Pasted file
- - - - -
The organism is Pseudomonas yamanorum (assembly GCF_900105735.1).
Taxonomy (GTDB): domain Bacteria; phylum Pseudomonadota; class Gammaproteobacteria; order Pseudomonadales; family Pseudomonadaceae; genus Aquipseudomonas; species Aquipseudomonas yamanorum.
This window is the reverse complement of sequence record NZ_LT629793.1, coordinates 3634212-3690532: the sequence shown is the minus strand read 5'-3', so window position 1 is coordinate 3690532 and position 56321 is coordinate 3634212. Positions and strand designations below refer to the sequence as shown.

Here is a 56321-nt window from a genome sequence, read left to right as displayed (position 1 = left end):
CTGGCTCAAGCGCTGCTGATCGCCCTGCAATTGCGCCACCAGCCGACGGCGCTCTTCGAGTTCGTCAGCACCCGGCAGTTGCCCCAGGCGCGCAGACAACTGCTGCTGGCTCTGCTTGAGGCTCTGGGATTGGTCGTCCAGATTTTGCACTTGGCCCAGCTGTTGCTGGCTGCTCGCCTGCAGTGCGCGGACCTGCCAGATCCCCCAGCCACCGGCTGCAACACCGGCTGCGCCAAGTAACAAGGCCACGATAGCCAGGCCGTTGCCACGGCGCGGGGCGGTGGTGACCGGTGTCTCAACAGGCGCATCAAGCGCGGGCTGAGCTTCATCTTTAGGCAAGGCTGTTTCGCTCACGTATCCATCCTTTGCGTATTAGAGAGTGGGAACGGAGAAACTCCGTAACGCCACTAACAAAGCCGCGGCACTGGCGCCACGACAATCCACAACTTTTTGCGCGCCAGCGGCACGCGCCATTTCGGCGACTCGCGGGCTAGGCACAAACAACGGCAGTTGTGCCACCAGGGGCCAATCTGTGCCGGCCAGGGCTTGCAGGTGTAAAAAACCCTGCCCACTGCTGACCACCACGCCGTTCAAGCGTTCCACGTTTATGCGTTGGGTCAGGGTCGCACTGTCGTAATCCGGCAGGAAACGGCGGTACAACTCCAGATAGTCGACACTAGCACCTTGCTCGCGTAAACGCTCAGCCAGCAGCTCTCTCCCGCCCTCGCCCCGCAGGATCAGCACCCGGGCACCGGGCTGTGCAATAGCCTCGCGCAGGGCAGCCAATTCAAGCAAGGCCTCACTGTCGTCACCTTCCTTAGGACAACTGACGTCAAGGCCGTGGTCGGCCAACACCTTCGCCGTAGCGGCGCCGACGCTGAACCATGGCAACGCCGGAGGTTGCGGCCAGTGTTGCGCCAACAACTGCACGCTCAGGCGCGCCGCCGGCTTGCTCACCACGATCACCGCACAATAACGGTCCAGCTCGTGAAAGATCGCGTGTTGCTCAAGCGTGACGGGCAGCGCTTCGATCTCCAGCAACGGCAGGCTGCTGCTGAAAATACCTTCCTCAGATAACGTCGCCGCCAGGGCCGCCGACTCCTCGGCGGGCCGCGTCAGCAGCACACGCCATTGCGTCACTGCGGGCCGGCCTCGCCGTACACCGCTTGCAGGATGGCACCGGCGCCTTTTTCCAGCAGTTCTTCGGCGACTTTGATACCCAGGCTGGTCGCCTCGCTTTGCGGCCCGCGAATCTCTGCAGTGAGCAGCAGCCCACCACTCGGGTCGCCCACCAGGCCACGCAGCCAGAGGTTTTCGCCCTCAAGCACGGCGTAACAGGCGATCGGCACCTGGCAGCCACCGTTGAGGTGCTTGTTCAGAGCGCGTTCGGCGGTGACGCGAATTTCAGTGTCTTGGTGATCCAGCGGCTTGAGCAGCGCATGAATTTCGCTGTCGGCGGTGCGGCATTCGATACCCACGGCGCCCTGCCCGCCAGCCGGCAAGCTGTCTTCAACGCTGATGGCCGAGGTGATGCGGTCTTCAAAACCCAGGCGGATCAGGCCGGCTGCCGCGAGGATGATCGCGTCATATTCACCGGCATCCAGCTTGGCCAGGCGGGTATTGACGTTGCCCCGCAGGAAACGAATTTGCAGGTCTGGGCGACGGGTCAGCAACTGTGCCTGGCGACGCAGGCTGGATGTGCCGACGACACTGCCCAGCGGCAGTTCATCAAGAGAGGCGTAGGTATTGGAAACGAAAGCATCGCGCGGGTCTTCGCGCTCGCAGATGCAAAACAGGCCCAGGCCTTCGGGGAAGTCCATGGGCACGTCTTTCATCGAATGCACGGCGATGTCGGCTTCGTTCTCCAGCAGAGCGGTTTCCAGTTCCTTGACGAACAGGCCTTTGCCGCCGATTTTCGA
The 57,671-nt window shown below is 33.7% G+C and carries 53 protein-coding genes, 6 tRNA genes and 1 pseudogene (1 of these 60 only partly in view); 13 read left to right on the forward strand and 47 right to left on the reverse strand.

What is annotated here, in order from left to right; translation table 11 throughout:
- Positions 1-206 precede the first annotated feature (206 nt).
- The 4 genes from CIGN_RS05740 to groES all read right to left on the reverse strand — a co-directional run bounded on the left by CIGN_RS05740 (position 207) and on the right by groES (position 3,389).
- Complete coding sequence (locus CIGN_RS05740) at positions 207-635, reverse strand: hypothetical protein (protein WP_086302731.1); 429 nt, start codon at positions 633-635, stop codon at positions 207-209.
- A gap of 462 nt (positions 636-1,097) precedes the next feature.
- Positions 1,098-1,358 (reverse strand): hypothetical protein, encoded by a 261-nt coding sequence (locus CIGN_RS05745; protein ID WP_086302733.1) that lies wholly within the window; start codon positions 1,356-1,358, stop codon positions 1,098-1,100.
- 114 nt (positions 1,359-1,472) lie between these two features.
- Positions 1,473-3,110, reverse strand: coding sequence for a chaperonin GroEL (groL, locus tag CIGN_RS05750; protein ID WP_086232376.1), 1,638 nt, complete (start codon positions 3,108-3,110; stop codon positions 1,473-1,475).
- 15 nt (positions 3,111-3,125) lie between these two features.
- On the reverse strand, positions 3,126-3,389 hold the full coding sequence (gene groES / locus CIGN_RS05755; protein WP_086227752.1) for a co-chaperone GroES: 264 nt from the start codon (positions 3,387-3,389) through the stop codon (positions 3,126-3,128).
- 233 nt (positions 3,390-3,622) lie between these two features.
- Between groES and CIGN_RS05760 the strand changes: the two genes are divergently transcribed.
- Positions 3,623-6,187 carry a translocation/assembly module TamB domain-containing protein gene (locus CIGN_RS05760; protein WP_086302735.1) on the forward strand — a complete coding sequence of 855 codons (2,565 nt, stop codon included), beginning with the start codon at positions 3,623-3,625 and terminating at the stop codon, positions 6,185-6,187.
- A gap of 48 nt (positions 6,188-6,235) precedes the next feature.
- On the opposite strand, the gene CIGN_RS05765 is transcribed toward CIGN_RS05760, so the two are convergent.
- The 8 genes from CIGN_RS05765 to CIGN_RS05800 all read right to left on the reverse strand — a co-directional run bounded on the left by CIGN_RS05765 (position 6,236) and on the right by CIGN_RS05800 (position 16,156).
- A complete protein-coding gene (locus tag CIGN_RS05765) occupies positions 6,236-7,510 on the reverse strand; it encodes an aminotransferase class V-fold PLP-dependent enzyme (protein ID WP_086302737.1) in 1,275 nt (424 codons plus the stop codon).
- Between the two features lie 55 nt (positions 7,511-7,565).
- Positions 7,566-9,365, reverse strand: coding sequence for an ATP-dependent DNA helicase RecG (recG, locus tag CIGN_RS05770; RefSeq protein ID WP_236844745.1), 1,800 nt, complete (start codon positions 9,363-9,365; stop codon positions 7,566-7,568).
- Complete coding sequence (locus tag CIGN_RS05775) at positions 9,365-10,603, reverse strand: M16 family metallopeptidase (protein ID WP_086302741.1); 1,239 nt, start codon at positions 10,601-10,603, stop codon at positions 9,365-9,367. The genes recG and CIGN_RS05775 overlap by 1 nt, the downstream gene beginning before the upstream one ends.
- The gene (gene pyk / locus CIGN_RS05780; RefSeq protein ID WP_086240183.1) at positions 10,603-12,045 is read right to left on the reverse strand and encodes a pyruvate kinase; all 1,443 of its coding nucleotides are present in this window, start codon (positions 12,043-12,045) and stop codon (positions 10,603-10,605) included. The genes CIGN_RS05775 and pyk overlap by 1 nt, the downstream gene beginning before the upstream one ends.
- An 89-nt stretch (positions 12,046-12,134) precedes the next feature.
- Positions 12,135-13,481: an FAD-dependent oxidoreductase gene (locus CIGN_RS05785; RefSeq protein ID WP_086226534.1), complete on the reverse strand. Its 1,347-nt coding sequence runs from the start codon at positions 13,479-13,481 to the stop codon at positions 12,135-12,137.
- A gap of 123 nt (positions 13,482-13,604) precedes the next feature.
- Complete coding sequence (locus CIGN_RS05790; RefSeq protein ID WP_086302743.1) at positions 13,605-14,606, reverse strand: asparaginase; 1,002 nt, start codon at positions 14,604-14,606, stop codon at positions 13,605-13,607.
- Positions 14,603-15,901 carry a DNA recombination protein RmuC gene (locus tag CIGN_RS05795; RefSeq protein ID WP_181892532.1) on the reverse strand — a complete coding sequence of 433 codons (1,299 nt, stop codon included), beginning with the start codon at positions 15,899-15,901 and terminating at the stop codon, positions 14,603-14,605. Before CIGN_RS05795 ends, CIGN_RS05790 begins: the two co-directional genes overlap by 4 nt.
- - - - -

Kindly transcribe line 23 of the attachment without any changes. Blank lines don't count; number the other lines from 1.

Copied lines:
- A complete protein-coding gene (locus tag CIGN_RS05765) occupies positions 6,236-7,510 on the reverse strand; it encodes an aminotransferase class V-fold PLP-dependent enzyme (protein ID WP_086302737.1) in 1,275 nt (424 codons plus the stop codon).